The West's power is fading, and emerging economies are gaining ground. In the near future, the world will have numerous centers of power, founded on alternative models. This change can take place in an orderly and peaceful way if the West recuperates its leadership role, and to do so, it will have to relaunch its economy and its democratic institutions. The twenty-first century will not belong to the United States, Europe or China. It will be no one's world.
Not surprisingly, governments and civil societies at the sharp end of these missions -- especially in Africa, the Americas and Asia -- are demanding a greater say in decisions that affect them. Questions of international peace and security are frankly too important to be decided by five countries alone.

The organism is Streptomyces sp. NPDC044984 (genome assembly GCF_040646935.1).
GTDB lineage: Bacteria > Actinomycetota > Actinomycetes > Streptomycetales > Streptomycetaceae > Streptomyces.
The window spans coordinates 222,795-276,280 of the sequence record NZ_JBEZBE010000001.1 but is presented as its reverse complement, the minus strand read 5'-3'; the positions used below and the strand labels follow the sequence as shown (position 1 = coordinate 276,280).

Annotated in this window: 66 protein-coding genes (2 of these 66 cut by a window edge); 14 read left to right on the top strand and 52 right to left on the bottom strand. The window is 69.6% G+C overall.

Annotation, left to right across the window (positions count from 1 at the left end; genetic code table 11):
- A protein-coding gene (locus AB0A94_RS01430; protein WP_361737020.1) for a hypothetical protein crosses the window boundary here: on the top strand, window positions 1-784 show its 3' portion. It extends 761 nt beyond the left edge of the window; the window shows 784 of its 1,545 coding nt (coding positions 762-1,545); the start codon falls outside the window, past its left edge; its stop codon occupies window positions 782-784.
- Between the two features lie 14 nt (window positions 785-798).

For the African growth story to be more than the "one-trick" resources story, its leaders have to prioritize the diversification of their economies. Natural resource extraction offers immediate benefits but this growth path is unlikely to translate into tangible improvements in the lives of most Africans.